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postit.pngOfficeMax has run some fascinating ad campaigns over the past couple of years and I admire the the work of its agency, The Escape Pod. I also love the company’s willingness to try weird ideas, like Get Elfed and my fave, the Tul pen campaign.
OfficeMax just launched a brilliant Post-It Notes campaign, and that brings focus back the truly ridiculous battle 3M, maker of Post-its, got into with a guy named Scott Abelman. (He’s right, they’re wrong.)
Dear 3M and OfficeMax – what you have here is a failure to communicate. Having consulted to massive companies ranging from IBM to Ford Motors, to McGraw-Hill, Cendant, etc, I know that many times, divisions in the same company simply don’t talk to each other. And often, different divisions have different agencies, none of whom have the opportunity to consult with, or even meet, the others. Some clients are downright secretive, and others just don’t take the advice they pay for. Some variation of that has got to be what’s happened between 3M and OfficeMax.
With all this clever Post-it marketing going on, Michelle Gebbie, eMarketing Supervisor of 3M Office Supplies Division, got in a public tussle with Abelman, who works for InPhonic, a Washington, DC-area Internet company. Photos of his practical joke of covering a co-worker’s car with 14,000 Post-it notes, went viral, with more than 150,000 views and links worldwide.
Gebbie contacted him, asking if they could use his photos on their back-to-school store merchandising. When he asked what their budget was, he claims that she said they didn’t want to pay to use the photos. Instead of paying him, they used his idea, tried to take advantage of his viral buzz, and took their own photos of a Post-it covered car they are using in a national campaign.
So silly, so petty, so wrong to co-opt the guy’s idea when it’s clear that millions are being spent on marketing. Really puts a damper on the fun campaigns to know Abelman got burned by a $24.5 billion multinational corporation that refused to pay a small licensing fee to the amateur photographer who inspired their user-generated content contest. Am I the only one who sees the irony there?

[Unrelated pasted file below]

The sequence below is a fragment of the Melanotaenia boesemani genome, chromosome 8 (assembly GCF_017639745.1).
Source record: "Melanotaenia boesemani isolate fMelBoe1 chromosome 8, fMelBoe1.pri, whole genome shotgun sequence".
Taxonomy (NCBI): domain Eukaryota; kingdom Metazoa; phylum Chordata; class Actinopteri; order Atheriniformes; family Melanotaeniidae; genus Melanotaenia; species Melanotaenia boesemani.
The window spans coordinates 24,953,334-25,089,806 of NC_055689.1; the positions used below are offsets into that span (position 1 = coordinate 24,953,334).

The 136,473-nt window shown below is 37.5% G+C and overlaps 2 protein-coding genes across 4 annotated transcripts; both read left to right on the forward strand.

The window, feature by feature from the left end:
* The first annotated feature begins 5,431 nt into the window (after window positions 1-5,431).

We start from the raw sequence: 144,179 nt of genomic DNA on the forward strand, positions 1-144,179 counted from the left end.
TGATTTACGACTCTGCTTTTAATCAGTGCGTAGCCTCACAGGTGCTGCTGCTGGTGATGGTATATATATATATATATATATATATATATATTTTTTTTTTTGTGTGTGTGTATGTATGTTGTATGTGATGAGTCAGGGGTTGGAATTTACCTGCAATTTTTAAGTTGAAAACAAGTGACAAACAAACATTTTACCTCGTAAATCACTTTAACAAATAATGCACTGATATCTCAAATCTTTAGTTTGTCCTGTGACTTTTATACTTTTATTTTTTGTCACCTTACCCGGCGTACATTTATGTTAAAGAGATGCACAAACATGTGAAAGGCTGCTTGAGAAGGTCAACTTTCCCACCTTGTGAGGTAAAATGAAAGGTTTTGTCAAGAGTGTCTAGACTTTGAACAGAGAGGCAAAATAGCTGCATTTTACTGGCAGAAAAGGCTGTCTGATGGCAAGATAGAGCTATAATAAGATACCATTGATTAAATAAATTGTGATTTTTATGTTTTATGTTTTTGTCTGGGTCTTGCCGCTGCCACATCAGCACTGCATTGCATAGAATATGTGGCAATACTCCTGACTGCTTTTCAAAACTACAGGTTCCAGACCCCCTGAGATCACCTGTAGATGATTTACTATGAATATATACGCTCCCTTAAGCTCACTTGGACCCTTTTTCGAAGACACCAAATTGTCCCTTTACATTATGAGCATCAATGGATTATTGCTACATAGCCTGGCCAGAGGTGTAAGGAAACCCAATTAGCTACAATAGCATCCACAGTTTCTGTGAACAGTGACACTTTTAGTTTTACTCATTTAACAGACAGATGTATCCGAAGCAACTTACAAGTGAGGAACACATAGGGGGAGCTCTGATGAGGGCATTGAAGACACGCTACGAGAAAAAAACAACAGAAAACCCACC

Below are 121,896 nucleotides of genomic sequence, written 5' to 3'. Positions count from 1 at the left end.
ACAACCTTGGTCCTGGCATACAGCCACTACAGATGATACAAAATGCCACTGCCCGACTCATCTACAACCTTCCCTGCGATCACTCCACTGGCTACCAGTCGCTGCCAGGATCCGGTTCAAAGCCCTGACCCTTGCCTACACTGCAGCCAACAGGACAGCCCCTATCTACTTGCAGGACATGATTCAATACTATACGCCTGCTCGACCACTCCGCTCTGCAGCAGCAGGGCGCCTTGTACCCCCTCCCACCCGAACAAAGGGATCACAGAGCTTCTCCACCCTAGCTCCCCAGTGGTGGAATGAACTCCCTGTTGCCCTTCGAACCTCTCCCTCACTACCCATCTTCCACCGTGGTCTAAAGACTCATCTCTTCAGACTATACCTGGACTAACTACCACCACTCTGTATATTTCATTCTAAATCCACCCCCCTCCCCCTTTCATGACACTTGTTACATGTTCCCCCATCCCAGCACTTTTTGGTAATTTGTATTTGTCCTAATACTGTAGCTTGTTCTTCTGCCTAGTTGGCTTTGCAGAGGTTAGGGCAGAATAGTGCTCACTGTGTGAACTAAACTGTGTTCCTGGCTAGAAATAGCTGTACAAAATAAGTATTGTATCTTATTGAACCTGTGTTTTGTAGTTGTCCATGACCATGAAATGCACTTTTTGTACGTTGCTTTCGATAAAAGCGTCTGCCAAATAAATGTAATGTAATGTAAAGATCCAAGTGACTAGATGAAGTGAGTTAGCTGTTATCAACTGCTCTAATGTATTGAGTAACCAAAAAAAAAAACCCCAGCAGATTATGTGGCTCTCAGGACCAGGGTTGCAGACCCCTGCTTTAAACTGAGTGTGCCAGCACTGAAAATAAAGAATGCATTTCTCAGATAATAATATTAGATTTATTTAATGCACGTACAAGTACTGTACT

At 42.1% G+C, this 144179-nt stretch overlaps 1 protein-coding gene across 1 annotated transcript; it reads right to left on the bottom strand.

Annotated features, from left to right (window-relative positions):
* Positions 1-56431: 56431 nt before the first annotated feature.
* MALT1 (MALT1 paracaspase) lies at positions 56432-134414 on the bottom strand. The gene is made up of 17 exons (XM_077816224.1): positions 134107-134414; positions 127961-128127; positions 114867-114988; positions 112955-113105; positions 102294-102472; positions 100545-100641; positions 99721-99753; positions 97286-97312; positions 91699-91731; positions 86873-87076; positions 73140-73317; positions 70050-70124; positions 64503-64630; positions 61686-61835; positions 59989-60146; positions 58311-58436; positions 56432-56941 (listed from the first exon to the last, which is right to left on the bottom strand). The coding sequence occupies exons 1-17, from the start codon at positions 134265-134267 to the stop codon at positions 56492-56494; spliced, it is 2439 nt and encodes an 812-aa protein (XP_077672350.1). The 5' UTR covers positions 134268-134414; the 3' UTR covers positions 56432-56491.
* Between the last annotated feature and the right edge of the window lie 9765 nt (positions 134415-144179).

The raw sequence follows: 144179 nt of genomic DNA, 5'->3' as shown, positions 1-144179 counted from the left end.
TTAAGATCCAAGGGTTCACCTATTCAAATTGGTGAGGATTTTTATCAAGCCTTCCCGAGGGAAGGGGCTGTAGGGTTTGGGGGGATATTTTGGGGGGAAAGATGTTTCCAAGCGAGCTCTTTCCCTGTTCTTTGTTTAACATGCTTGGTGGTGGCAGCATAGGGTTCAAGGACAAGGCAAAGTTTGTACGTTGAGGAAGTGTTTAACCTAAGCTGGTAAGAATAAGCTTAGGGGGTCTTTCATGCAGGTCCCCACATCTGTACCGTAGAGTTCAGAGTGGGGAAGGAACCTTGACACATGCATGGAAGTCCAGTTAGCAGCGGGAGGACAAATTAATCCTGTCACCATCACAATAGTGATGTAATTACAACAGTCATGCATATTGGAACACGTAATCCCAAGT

Let me be very clear: Escape Pod seems to have absolutely no part in creating this issue. They do great creative. But their client clearly has some communications issues which aren’t likely to disappear. 3M re-created Abelman’s Post-it covered car rather than steal his actual photos because they were too cheap to pay him a reasonable fee for the idea. And that’s generated a storm of blog posts which is likely to grow.
All 3M had to do was offer Abelman a few grand, and a credit on his photos. I bet he’d have become a brand evangelist. I bet I and a lot of other bloggers would have also. Instead, they went to the mat for a stupid sum of money, with no thought to the consequences. Been there, seen that. Never makes any sense, never will.
As one commenter noted on Abelman’s post, “Post-It Note Car Stolen by 3M (READ THIS)”: “The cheap bastards, companies usually pay a fortune to get such publicity and come up with such great marketing ideas from advertising agencies. ”
Now, here’s their latest hopes-to-go-viral campaign. The infamous, and brilliant, Coke & Mentos EepyBird guys are at it again. They’ve been hired by OfficeMax and ABC-TV’s Samurai Girl to do The Extreme Sticky Note Experiments. The video, which includes the Samurai Girl herself, had its world premiere on the show on Sept. 5th.
There’s also a YouTube video contest.
3M Carjacks the Post-It Note Jaguar
3M ‘Steals’ Post-It Note Jaguar Viral Sensation
How not to do a social media viral campaign